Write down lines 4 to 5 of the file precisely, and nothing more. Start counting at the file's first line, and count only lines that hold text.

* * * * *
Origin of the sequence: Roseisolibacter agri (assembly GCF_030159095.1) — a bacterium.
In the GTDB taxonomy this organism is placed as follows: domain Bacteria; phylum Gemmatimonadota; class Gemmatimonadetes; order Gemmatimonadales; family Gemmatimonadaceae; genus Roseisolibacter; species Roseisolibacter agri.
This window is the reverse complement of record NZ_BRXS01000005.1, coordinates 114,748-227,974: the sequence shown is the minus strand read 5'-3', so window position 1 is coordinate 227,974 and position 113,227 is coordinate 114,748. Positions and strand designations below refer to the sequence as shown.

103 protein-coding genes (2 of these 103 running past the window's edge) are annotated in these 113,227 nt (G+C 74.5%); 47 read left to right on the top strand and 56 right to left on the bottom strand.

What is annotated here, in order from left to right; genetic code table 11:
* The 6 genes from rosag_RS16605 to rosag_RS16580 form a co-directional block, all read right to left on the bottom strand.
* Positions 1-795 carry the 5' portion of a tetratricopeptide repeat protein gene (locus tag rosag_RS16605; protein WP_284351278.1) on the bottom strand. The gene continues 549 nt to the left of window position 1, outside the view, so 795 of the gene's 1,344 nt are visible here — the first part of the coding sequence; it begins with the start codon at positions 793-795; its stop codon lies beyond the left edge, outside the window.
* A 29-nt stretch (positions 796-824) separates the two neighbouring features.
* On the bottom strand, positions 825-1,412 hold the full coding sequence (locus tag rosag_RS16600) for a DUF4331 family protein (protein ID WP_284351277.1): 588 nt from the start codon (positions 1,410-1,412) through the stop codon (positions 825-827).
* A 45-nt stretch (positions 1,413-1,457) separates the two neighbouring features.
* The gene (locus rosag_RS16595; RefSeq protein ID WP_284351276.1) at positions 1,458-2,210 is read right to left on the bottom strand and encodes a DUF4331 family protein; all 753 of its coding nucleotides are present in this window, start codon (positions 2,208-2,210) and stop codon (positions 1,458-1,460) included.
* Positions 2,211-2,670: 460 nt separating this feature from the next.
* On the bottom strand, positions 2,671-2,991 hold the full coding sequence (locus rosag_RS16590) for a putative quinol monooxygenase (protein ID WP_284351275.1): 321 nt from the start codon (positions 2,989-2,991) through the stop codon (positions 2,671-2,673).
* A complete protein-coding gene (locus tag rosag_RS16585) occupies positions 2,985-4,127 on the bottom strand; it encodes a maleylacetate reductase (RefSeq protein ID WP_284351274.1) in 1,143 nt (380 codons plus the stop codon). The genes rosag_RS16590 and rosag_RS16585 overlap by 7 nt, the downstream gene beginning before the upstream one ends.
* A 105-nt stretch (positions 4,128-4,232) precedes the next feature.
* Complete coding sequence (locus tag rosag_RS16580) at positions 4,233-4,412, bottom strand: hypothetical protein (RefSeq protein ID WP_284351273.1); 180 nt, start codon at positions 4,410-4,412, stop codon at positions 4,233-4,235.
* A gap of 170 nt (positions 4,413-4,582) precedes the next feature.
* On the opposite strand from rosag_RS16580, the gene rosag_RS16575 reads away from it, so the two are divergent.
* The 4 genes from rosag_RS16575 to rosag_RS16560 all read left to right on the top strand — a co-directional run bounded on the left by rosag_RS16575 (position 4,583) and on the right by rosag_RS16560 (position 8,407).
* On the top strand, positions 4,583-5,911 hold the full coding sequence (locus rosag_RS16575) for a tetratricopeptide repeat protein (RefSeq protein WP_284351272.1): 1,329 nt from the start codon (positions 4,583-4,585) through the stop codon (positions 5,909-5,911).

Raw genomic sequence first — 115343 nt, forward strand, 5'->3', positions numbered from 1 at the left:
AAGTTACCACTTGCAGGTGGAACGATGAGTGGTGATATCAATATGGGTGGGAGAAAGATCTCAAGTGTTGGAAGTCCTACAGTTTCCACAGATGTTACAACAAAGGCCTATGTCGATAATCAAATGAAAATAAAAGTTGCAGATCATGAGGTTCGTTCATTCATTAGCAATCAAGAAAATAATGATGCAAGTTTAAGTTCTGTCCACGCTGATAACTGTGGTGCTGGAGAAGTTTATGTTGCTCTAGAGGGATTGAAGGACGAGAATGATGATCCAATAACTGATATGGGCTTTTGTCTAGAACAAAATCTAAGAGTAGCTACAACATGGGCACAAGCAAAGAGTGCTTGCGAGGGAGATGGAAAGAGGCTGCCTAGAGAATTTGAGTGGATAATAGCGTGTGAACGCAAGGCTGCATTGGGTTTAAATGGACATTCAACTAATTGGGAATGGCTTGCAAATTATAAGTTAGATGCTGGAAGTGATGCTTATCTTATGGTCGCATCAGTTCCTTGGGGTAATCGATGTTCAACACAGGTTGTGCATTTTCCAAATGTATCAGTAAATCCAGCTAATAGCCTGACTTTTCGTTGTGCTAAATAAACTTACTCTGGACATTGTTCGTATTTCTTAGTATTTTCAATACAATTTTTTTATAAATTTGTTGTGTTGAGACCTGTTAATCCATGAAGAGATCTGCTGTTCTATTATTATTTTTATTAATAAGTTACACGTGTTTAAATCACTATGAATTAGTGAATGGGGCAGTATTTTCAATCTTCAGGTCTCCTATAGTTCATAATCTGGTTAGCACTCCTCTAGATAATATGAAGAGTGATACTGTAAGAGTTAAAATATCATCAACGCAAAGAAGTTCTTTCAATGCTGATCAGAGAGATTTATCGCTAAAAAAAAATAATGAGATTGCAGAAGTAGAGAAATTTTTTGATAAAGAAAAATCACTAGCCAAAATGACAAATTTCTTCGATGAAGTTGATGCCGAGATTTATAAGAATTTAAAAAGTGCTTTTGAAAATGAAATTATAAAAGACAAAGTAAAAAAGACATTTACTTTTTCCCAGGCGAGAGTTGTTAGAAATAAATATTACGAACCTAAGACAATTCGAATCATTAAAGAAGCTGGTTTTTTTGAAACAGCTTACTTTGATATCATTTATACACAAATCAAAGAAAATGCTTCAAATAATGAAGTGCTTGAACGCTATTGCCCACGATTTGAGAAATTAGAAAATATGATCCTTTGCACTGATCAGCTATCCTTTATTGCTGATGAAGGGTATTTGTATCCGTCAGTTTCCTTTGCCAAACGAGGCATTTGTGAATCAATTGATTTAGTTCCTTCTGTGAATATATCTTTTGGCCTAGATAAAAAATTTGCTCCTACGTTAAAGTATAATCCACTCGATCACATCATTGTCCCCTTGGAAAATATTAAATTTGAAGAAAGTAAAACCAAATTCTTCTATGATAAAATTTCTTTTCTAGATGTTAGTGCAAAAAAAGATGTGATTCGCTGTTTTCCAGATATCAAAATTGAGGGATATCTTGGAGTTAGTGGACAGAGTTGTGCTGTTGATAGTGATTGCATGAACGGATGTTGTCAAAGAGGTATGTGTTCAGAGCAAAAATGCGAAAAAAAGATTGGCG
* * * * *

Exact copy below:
103 protein-coding genes (2 of these 103 running past the window's edge) are annotated in these 113,227 nt (G+C 74.5%); 47 read left to right on the top strand and 56 right to left on the bottom strand.

What is annotated here, in order from left to right; genetic code table 11: